Disability Visibility Project- Interview with Alice Wong

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Alice Wong

What is the disability visibility project and how did it get started?

Disability Visibility Project: A Community Partnership with StoryCorps is a year-long grassroots campaign encouraging people with disabilities to record their stories at StoryCorps (3 locations: Atlanta, Chicago, San Francisco and a mobile tour) celebrating the upcoming 25th anniversary of the ADA in 2015.

As a public radio nerd, I love listening to NPR and one of my favorite segments on Morning Edition are stories from StoryCorps. Last year StoryCorps San Francisco had an event at the Contemporary Jewish Museum where they brought together the actual people featured in some of their most popular stories. At the event the presenter talked about community partnerships and it made me think about the disability community. I went up to someone from StoryCorps and asked whether they had any current community partnerships with a disability organization and they said no. I was really surprised since there’s such a rich disability community in the Bay Area. I thought this was a golden opportunity to do something.

Fast forward about a year and after several conversations and lots of emails, StoryCorps San Francisco formed a community partnership with us. They set aside a number of reservations just for members of the disability community in the Bay Area with a separate link from their general reservation system. The other StoryCorps locations and their Mobile Tour are aware of the project as well since we expect people with disabilities to participate at all locations.

What motivated you to initiate the project?

After living in San Francisco for over 10 years, I’ve been so lucky to be in contact with some amazing people–activists, academics, parents, professionals, artists, whatever. I know that a lot of national disability organizations are planning some major events in 2015 and I thought this could be my small way of giving back to the disability community. Our history rarely shows up in high school textbooks. We have to value our stories and document our culture in as many ways as possible. StoryCorps provides a platform for people to do that by having a conversation with a friend. It’s a simple act that most people do everyday. Those recordings will be archived at the Library of Congress which is a pretty cool thing.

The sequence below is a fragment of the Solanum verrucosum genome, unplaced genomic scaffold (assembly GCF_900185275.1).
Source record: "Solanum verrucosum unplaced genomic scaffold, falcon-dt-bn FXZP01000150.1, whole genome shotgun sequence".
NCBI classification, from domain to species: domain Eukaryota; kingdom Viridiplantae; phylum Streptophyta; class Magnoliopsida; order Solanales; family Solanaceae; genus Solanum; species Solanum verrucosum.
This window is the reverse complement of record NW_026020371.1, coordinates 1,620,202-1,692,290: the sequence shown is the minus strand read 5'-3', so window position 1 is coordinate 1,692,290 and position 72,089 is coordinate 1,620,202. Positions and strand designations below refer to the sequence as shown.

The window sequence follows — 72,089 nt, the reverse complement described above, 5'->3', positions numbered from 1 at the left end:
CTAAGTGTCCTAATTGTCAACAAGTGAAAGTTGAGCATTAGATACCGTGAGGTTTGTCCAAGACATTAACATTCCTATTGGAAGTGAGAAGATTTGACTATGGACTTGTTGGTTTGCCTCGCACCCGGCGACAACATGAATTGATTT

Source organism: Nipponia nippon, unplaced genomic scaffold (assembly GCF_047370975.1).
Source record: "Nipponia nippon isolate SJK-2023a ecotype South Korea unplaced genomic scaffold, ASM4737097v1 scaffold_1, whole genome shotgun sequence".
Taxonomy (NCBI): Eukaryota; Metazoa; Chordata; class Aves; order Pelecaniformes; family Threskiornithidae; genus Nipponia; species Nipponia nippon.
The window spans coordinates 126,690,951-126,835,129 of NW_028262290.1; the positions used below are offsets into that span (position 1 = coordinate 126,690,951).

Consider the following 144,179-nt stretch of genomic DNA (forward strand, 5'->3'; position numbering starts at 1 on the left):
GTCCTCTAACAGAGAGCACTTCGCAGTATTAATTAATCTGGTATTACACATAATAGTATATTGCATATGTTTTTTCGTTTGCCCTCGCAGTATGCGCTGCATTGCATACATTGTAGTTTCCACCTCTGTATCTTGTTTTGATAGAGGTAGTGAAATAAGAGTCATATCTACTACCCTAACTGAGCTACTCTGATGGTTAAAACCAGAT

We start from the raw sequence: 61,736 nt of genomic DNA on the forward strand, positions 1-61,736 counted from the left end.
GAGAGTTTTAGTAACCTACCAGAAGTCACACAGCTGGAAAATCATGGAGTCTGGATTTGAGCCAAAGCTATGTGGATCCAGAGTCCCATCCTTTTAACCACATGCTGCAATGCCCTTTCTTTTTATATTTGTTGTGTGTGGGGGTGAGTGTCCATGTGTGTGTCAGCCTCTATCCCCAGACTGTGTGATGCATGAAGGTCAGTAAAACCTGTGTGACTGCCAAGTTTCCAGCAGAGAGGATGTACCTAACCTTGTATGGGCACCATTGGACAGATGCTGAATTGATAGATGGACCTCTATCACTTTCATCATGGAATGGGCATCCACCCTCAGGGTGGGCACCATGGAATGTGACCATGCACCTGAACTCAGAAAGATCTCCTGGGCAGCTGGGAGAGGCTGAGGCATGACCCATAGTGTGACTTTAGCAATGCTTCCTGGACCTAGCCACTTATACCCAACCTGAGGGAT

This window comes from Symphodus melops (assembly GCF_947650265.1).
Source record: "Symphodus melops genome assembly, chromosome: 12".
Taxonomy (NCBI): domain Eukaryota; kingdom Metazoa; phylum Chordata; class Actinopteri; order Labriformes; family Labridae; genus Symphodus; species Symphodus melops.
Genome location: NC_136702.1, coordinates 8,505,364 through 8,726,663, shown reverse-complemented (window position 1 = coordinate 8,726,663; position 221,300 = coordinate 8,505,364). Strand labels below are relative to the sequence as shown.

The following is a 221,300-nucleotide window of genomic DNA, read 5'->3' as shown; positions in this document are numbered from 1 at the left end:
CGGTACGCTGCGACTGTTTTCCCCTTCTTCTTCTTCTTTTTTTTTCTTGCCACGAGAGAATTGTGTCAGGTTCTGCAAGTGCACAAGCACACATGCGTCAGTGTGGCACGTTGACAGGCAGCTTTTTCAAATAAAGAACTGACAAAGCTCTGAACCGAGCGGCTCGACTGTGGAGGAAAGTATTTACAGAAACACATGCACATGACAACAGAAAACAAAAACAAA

How do people get involved?

For people in the SF Bay Area, Atlanta and Chicago, I would go to StoryCorps’ website and book an appointment through their reservation system. When people make their reservation online, they should mention the Disability Visibility Project in the Notes section of the online form so the recording is tagged. If there aren’t any appointments that available, I’d consider joining their wait list. For people who don’t live in those 3 areas, I’d periodically check their Mobile Tour to see if there are any future dates in their region. For more details on how to participate and updates on the project, they can check our website or join our Facebook group.

What kinds of stories are you looking to record?

Some people asked whether they have to talk about the ADA or not and my answer is it’s completely optional. The Disability Visibility Project is using the ADA as a springboard to have people with disabilities reflect about their past, present and future. Everyone has an interesting story to tell. It can be about your passions and hobbies, your personal life as a sibling, parent or spouse or something about the work you do. Much of it might depend on your interview partner and what you two share together when it comes to the disability experience. People don’t have to talk about activism, disability rights or legislation like the ADA or section 504 of the Rehab Act but they could if those topics are important to them.Why is this project needed?

This is an overused word, but I think the Disability Visibility Project empowers people. Rather than waiting for historians to identify and document events that are ‘significant,’ StoryCorps and this project encourages people to decide what’s important. All people can create and record history and all people have stories that are worth sharing and preserving. What’s exciting to me is that when people make tag their recordings a part of the Disability Visibility Project, those stories will be part of a distinct collection that can be searchable by the public at the Library of Congress. The mission of our project is simple:  ‘Recording disability history, one story at a time.’

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9 thoughts on “Disability Visibility Project- Interview with Alice Wong

  1. Pingback: Disability Visibility Project partnership with StoryCorps | Who Am I To Stop It

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